The company requires that no worker in its supply chains should pay for a job—the costs of recruitment (i.e., recruitment fees and related costs) should be borne not by the worker but by the employer ("Employer Pays Principle"); and takes steps to ensure that such fees are reimbursed to the workers and/or provides evidence of payment of recruitment-related fees by suppliers if it discovers that fees have been paid by workers in its supply chains.
Freedom of Association
Working with Unions
The company works with independent local or global trade unions to support freedom of association in its supply chains.
Example of Improvements
The company provides at least two examples covering different supply chain contexts of how it improved freedom of association and/or collective bargaining for its suppliers' workers such as migrant workers (e.g., by taking action where suppliers impede workers' rights to freedom of association and/or collective bargaining or by engaging policy makers to improve respect for such rights).
The company takes steps to ensure a formal mechanism to report a grievance to an impartial entity regarding labor conditions in the company's supply chains is available to its suppliers' workers and their legitimate representatives; and discloses data about the practical operation of the mechanism, such as the number of grievances filed, addressed, and resolved, or an evaluation of the effectiveness of the mechanism.
Remedy Programs / Responses to Allegations
If no allegation regarding forced labor in the first or lower tier of a company’s supply chains has been identified and disclosed by a third party(ies) in the last three years, the company discloses a process for responding to potential complaints and/or reported violations of policies that address forced labor and human trafficking; and at least two examples of outcomes of its remedy process in practice, covering different supply chain contexts, for its suppliers’ workers.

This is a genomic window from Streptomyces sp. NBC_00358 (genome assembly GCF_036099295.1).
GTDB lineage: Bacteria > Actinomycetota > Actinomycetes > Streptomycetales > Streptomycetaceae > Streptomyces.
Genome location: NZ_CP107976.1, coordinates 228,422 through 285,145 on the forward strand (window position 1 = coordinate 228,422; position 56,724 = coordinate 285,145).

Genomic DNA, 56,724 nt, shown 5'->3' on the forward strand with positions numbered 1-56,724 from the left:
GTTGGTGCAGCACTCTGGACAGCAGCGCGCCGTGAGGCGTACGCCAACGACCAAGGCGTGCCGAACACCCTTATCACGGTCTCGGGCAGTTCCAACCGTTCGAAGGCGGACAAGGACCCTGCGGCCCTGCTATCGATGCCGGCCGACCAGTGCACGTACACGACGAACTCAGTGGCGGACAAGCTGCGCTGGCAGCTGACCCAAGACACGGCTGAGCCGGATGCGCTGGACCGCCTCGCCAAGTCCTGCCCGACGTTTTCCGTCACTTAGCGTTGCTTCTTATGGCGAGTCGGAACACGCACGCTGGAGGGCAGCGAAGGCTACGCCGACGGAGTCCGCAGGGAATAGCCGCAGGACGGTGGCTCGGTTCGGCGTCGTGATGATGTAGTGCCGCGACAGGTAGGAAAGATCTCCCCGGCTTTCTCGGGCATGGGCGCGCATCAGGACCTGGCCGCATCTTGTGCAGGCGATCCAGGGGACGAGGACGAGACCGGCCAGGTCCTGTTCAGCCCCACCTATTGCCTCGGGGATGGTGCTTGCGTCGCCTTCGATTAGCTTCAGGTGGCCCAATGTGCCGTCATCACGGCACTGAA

If one or more allegations regarding forced labor in the first or lower tier of a company’s supply chains have been identified and disclosed by a third party(ies) in the last three years, the company discloses: a process for responding to potential complaints and/or reported violations of policies that address forced labor and human trafficking; and outcomes of the remedy process in the case of the allegation(s), including evidence that remedy(ies) are satisfactory to the victims or groups representing the victims.
If one or more allegations regarding forced labor in the company’s supply chains have been identified in the last three years, and the company denies the allegation, the company discloses a process for responding to potential complaints and/or reported violations of policies that address forced labor and human trafficking; and a description of what actions it would take to prevent and remediate the alleged impacts.